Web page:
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My son had a mug of hot chocolate in a place that specializes in all things chocolate. It advertises this beverage as the "best in this state, the nation" or some such thing.
Midway through, he had to stop drinking it because it "coated the tongue and made it feel prickly and stinging". He said that this was not due to the heat, but to ingredients.
Any ideas what it could have been? I am wondering if we need to be on the lookout for an allergic reaction.
First off, how old is your son? Kids can tell stories if they don't like something. But it's a good thing that he did say something (if it's not a story). Should you be on the lookout for allergies? If he tells you his mouth is pricky and stingy, I WOULD! It's very sad how many people/kids these days have allergies that just weren't as prevalent when I was a kid (in the 70's and 80's). But you must be aware, take him to the DR. to have tests done. There is no real way to decipher what he is/isn't allergic to unless it you get an immediate reaction, say from laying a walnut on a tongue and the person going into shock. Dr's have a bunch of tests they can perform, better be safe than sorry! I have a friend who daughter is allergic to nuts, she can't even have fruit snacks from some brands because they are processed in the same plant as nuts!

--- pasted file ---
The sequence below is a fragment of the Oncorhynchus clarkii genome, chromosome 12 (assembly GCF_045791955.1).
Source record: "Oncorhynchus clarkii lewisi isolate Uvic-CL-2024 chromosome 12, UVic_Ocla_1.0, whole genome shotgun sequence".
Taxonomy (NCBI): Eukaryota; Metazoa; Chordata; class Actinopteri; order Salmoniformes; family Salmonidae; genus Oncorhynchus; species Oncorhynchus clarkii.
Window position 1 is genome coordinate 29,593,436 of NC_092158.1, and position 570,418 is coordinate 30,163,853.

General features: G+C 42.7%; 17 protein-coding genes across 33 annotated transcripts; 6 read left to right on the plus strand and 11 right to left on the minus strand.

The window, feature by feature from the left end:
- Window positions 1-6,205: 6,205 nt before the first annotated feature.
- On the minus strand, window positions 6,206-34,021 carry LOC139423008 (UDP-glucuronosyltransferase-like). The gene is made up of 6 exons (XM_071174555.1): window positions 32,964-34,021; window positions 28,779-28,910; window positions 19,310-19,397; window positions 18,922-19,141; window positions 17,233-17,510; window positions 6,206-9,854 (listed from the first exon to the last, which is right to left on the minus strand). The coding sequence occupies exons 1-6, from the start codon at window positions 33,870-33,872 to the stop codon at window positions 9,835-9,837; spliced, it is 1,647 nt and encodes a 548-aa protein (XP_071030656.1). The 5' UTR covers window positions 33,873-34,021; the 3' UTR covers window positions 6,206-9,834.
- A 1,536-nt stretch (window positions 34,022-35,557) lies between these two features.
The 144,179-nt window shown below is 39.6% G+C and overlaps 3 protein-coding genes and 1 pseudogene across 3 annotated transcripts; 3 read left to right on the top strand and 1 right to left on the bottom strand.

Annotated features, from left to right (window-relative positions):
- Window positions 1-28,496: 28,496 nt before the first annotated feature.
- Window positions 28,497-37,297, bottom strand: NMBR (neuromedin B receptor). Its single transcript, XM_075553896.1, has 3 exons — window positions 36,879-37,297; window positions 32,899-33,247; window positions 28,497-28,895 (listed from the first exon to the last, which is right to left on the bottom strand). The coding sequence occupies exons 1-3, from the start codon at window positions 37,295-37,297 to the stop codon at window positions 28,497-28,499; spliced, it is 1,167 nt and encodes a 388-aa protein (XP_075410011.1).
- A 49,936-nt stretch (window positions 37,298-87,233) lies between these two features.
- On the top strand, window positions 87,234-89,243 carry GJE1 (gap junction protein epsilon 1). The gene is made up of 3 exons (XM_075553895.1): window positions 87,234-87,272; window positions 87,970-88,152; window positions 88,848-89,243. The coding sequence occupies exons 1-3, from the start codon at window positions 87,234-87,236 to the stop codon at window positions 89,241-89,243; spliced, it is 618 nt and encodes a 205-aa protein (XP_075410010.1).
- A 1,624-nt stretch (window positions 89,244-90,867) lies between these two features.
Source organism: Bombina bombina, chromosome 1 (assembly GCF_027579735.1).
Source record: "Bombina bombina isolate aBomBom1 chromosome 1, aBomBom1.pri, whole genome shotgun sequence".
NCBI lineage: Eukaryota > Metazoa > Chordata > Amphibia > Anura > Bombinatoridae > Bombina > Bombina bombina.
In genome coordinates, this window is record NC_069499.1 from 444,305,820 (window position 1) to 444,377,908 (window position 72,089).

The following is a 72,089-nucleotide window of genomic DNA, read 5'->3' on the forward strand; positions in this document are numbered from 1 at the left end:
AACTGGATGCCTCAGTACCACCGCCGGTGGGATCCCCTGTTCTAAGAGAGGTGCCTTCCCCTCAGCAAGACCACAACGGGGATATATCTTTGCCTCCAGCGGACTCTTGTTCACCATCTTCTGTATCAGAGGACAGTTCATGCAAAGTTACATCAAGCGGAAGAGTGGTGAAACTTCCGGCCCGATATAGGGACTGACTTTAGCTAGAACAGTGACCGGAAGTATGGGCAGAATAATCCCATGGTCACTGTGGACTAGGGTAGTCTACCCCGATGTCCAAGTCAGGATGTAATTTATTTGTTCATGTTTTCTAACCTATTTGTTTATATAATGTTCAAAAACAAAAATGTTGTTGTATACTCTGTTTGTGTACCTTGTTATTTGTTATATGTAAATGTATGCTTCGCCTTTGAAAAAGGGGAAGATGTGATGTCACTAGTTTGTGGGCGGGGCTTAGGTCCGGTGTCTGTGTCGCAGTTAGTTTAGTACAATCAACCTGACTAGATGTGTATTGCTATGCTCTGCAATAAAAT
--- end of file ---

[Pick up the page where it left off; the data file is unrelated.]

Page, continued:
Son is 24 years old.
You need to find out the ingredients of the drink. Some chocolate confections contain cinnamon or chili pepper to give it a zing. It could be something as simple as that, and not an allergic reaction at all.
I have the same reaction to anything that has cinnamon in it. My mouth and tongue start to feel thickly numb and my tongue swells on the side and will eventually in a few hours break out in raised red areas and they eventually blister and slough off. At this point it is painful and lasts for days, aggravated by most textures and spices until it heals. My dermatologist said that cinnamon contains an acidic compound that causes a contact allergy.